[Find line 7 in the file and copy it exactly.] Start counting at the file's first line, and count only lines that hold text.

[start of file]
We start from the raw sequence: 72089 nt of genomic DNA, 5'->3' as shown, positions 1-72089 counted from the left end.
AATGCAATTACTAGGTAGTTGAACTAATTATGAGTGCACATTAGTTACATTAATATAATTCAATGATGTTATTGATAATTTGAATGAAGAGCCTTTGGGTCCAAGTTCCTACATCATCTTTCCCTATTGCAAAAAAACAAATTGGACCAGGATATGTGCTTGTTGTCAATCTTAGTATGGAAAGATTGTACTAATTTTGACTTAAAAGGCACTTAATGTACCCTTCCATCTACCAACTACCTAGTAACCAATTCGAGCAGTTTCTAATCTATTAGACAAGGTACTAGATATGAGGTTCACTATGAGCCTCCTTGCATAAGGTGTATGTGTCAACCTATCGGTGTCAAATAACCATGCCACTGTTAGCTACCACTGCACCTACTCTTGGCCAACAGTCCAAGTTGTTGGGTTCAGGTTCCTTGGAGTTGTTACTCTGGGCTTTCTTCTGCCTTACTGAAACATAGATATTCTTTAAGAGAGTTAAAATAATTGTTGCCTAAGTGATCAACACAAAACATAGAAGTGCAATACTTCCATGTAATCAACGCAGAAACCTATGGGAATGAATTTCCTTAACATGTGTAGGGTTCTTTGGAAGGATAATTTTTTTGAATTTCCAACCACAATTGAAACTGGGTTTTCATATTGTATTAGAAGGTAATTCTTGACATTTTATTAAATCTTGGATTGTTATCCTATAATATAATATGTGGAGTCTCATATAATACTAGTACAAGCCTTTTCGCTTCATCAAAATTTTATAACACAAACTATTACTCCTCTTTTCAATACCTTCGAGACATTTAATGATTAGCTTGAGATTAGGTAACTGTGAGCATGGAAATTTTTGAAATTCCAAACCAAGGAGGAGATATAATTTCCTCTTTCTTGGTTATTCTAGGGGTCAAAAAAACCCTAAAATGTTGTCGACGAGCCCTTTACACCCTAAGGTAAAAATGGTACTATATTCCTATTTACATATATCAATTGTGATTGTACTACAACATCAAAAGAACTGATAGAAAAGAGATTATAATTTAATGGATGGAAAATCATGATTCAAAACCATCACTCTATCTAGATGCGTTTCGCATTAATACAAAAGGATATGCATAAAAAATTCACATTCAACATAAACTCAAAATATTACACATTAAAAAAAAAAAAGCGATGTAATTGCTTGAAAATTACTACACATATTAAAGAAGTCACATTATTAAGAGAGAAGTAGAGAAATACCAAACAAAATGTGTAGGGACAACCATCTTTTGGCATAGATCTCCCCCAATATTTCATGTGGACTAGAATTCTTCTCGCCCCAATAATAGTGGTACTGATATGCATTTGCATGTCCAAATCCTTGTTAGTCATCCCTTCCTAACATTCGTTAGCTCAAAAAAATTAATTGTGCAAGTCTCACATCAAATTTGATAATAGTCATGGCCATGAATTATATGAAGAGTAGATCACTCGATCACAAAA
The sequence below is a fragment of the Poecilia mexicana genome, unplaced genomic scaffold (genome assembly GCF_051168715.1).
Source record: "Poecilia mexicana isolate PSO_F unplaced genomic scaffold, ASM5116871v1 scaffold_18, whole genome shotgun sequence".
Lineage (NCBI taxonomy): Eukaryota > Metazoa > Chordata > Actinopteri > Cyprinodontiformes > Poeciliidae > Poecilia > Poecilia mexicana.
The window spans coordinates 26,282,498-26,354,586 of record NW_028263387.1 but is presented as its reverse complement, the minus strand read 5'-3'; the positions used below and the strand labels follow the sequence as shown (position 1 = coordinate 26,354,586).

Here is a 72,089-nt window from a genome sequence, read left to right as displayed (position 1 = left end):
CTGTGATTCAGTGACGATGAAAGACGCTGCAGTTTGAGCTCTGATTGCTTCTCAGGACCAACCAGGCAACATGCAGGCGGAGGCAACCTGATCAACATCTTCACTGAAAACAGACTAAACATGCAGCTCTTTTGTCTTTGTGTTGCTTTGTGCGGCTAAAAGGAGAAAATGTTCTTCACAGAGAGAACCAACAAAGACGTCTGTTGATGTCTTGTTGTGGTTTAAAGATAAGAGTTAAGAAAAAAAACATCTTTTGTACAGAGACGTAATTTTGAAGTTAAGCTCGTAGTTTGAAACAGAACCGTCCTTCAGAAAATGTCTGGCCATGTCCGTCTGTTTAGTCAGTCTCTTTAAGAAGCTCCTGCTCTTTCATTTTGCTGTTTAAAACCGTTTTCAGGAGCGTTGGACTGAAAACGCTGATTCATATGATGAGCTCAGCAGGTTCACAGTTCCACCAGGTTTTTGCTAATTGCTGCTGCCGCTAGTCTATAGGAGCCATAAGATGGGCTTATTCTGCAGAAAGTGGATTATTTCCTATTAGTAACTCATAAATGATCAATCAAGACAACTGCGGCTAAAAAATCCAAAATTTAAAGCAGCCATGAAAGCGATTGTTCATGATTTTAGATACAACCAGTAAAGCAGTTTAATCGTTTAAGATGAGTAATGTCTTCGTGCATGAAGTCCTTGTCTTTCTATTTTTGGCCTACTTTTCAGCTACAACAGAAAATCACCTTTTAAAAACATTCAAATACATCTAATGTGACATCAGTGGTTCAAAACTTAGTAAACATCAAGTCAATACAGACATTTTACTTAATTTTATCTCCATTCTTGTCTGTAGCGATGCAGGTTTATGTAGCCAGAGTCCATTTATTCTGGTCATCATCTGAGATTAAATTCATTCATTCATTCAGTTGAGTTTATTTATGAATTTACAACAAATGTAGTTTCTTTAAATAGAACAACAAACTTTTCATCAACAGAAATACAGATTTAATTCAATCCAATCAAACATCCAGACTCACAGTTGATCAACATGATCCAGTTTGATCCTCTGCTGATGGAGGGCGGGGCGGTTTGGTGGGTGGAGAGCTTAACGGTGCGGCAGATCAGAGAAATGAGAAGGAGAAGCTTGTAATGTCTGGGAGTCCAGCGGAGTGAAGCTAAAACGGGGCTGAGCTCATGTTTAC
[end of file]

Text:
Here is a 72,089-nt window from a genome sequence, read left to right as displayed (position 1 = left end):